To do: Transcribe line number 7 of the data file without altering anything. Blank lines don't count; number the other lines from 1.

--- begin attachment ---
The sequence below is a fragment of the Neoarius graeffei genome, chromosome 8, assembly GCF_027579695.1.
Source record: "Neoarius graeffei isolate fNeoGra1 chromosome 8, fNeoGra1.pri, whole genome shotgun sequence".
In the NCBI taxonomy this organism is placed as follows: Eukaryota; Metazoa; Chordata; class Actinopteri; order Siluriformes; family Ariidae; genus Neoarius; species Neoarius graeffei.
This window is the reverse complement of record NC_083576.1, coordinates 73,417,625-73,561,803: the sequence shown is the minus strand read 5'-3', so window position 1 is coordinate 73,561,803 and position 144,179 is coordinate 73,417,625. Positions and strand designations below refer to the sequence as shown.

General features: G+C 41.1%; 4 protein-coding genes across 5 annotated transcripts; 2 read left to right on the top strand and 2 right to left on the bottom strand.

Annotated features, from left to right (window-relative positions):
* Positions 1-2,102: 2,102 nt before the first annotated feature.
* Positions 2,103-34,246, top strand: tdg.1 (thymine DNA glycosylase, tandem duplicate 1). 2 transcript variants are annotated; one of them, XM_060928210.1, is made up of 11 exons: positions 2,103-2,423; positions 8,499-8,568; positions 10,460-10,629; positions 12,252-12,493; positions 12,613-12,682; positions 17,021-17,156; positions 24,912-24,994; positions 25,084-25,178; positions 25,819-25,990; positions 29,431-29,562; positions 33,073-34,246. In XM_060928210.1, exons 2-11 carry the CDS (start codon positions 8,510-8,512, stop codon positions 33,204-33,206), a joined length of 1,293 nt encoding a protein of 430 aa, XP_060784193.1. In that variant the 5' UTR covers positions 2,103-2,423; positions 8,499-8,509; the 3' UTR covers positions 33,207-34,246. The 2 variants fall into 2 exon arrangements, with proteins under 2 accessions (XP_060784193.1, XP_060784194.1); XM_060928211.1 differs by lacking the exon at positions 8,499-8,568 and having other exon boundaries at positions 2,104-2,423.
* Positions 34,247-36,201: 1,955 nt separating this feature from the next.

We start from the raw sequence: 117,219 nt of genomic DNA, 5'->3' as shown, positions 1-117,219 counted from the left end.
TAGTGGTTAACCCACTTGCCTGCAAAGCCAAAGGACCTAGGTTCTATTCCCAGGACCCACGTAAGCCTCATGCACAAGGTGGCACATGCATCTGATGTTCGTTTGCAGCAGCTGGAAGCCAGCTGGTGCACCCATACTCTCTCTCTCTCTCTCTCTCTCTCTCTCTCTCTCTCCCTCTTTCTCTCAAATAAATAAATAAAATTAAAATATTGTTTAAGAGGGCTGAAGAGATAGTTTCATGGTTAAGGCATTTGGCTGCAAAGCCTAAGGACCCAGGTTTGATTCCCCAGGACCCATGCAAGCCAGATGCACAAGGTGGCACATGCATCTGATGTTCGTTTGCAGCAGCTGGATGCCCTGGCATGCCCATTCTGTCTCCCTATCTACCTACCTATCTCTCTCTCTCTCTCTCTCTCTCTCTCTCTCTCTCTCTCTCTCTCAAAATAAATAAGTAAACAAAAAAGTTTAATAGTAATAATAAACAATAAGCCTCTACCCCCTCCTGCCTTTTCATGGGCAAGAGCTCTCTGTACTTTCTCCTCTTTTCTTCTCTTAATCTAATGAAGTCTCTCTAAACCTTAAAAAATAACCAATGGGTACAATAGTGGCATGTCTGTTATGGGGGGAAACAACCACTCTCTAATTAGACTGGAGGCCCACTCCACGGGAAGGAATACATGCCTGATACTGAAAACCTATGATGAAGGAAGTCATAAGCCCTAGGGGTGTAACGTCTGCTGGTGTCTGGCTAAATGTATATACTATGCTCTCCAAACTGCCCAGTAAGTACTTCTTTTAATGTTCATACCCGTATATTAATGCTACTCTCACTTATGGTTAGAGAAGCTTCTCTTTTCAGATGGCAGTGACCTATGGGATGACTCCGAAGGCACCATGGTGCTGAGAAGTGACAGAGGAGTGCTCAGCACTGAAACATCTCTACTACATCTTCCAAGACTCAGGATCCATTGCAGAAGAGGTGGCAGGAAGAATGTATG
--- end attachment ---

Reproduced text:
* Positions 1-2,102: 2,102 nt before the first annotated feature.